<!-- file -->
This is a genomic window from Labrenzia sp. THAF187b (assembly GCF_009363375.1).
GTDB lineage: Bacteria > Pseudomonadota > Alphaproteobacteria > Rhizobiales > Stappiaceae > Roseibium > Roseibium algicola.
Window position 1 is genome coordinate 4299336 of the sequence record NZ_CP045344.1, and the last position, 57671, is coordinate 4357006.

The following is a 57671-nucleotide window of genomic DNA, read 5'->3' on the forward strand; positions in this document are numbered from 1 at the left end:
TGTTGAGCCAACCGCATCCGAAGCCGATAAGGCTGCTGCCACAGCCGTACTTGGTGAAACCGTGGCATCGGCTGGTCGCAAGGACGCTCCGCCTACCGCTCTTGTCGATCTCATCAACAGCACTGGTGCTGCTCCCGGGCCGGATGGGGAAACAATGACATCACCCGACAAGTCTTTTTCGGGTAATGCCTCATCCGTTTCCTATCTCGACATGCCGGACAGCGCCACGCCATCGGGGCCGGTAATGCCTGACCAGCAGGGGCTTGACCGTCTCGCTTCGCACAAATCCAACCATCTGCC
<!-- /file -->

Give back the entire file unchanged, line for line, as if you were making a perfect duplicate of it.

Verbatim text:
This is a genomic window from Labrenzia sp. THAF187b (assembly GCF_009363375.1).
GTDB lineage: Bacteria > Pseudomonadota > Alphaproteobacteria > Rhizobiales > Stappiaceae > Roseibium > Roseibium algicola.
Window position 1 is genome coordinate 4299336 of the sequence record NZ_CP045344.1, and the last position, 57671, is coordinate 4357006.

The following is a 57671-nucleotide window of genomic DNA, read 5'->3' on the forward strand; positions in this document are numbered from 1 at the left end:
TGTTGAGCCAACCGCATCCGAAGCCGATAAGGCTGCTGCCACAGCCGTACTTGGTGAAACCGTGGCATCGGCTGGTCGCAAGGACGCTCCGCCTACCGCTCTTGTCGATCTCATCAACAGCACTGGTGCTGCTCCCGGGCCGGATGGGGAAACAATGACATCACCCGACAAGTCTTTTTCGGGTAATGCCTCATCCGTTTCCTATCTCGACATGCCGGACAGCGCCACGCCATCGGGGCCGGTAATGCCTGACCAGCAGGGGCTTGACCGTCTCGCTTCGCACAAATCCAACCATCTGCC